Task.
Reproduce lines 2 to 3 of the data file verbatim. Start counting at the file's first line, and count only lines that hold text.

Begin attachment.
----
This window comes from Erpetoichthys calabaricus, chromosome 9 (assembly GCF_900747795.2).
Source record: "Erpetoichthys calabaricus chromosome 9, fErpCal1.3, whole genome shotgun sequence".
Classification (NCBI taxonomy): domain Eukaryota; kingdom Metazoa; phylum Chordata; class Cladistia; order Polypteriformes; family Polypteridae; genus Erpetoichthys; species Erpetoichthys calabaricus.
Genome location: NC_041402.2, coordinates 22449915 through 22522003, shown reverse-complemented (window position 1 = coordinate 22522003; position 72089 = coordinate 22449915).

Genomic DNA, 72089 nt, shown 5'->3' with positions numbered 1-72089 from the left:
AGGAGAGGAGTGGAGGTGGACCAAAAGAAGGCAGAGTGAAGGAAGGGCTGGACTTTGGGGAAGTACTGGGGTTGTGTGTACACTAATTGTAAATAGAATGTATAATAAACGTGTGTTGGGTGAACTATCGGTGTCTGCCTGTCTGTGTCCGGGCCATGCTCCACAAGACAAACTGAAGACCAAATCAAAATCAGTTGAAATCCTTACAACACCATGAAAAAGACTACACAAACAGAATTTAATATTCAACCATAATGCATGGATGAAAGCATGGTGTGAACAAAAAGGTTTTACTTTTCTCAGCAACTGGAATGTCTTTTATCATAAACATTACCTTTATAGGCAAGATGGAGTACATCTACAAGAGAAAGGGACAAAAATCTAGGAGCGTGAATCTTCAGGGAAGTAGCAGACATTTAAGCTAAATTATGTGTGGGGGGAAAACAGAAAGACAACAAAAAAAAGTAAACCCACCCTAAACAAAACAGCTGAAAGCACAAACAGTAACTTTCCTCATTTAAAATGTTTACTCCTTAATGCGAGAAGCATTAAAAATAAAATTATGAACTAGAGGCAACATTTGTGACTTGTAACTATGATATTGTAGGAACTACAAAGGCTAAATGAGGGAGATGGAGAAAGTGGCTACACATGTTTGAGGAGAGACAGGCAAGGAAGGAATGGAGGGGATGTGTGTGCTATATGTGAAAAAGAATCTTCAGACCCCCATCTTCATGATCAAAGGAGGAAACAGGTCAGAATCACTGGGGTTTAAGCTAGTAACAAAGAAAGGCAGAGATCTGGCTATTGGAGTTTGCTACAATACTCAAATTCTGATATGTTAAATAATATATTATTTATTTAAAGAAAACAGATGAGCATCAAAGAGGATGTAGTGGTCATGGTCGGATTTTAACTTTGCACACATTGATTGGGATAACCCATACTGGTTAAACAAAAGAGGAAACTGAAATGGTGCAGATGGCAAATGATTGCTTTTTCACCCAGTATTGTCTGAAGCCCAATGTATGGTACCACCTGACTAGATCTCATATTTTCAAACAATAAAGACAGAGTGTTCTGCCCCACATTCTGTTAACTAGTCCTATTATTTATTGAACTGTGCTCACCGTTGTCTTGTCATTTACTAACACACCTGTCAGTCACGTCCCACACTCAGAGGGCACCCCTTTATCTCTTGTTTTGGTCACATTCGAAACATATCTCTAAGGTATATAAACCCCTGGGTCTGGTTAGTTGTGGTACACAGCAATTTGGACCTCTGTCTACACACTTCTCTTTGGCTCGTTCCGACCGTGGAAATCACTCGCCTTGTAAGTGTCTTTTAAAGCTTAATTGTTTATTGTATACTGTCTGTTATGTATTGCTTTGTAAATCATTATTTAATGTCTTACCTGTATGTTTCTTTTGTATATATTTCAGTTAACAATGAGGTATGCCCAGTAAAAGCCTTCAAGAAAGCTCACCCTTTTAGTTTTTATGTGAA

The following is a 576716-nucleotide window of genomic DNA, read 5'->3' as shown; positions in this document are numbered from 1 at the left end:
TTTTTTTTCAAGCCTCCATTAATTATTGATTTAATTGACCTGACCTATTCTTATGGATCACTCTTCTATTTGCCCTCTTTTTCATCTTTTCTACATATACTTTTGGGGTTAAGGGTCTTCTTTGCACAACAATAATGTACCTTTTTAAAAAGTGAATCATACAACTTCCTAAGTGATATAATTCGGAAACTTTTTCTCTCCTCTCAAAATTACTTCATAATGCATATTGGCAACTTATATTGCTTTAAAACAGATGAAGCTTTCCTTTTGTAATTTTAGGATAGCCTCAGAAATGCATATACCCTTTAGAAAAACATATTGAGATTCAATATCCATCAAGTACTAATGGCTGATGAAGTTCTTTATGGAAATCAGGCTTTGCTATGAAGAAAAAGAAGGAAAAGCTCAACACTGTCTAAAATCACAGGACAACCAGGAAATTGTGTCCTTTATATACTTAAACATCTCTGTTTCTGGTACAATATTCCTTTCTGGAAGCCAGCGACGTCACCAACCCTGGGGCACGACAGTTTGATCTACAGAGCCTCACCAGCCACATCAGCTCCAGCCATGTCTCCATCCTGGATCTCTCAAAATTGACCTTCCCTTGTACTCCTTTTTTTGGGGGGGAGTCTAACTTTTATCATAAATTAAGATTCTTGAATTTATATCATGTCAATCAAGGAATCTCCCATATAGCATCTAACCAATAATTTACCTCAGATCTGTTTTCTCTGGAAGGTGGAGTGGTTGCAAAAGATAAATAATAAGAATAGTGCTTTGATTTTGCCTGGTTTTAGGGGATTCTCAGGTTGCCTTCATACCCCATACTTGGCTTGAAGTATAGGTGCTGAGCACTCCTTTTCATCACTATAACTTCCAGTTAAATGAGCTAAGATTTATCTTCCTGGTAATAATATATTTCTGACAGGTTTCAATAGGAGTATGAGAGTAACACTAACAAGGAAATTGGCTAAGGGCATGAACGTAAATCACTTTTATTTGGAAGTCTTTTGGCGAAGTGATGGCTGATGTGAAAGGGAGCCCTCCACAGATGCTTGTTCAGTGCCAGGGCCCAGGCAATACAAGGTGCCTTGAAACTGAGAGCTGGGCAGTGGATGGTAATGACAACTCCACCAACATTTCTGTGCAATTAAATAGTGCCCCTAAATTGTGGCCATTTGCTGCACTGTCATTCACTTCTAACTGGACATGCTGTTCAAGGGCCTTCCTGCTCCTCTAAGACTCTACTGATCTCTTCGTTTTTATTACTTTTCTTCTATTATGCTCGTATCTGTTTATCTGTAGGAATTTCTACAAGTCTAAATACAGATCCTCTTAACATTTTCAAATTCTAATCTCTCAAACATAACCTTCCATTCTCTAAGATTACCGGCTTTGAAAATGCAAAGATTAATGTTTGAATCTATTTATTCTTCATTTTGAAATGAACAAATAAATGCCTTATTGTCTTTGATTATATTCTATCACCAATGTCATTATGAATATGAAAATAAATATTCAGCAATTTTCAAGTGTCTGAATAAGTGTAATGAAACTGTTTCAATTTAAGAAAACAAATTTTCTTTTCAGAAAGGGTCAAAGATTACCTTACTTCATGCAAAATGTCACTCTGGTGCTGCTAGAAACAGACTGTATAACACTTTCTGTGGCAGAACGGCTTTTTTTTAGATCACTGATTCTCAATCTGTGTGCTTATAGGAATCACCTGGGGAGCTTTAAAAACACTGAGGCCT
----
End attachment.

Source record: "Erpetoichthys calabaricus chromosome 9, fErpCal1.3, whole genome shotgun sequence".
Classification (NCBI taxonomy): domain Eukaryota; kingdom Metazoa; phylum Chordata; class Cladistia; order Polypteriformes; family Polypteridae; genus Erpetoichthys; species Erpetoichthys calabaricus.